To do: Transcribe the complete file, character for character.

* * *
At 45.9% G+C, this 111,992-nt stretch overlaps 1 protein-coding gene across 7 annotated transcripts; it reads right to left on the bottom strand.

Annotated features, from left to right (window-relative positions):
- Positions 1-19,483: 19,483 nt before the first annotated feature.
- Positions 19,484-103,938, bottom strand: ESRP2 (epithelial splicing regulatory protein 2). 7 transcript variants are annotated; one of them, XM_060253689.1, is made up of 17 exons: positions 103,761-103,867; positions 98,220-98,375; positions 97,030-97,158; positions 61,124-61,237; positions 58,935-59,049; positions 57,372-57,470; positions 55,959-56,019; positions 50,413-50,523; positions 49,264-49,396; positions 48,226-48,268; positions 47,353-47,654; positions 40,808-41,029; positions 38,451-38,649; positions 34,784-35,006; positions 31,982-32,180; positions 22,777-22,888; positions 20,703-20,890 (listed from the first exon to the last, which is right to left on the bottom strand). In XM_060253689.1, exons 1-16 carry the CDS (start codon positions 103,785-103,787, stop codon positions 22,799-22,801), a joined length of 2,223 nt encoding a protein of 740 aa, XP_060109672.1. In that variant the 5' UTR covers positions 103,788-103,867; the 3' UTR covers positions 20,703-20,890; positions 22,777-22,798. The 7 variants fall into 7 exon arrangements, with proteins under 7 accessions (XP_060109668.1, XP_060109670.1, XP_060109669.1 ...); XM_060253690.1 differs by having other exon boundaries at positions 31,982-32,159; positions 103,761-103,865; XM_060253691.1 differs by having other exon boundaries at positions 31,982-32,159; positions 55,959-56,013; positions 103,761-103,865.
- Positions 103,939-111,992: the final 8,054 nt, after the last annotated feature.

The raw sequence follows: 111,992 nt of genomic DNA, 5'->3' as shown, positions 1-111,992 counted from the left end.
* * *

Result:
At 45.9% G+C, this 111,992-nt stretch overlaps 1 protein-coding gene across 7 annotated transcripts; it reads right to left on the bottom strand.

Annotated features, from left to right (window-relative positions):
- Positions 1-19,483: 19,483 nt before the first annotated feature.
- Positions 19,484-103,938, bottom strand: ESRP2 (epithelial splicing regulatory protein 2). 7 transcript variants are annotated; one of them, XM_060253689.1, is made up of 17 exons: positions 103,761-103,867; positions 98,220-98,375; positions 97,030-97,158; positions 61,124-61,237; positions 58,935-59,049; positions 57,372-57,470; positions 55,959-56,019; positions 50,413-50,523; positions 49,264-49,396; positions 48,226-48,268; positions 47,353-47,654; positions 40,808-41,029; positions 38,451-38,649; positions 34,784-35,006; positions 31,982-32,180; positions 22,777-22,888; positions 20,703-20,890 (listed from the first exon to the last, which is right to left on the bottom strand). In XM_060253689.1, exons 1-16 carry the CDS (start codon positions 103,785-103,787, stop codon positions 22,799-22,801), a joined length of 2,223 nt encoding a protein of 740 aa, XP_060109672.1. In that variant the 5' UTR covers positions 103,788-103,867; the 3' UTR covers positions 20,703-20,890; positions 22,777-22,798. The 7 variants fall into 7 exon arrangements, with proteins under 7 accessions (XP_060109668.1, XP_060109670.1, XP_060109669.1 ...); XM_060253690.1 differs by having other exon boundaries at positions 31,982-32,159; positions 103,761-103,865; XM_060253691.1 differs by having other exon boundaries at positions 31,982-32,159; positions 55,959-56,013; positions 103,761-103,865.
- Positions 103,939-111,992: the final 8,054 nt, after the last annotated feature.

The raw sequence follows: 111,992 nt of genomic DNA, 5'->3' as shown, positions 1-111,992 counted from the left end.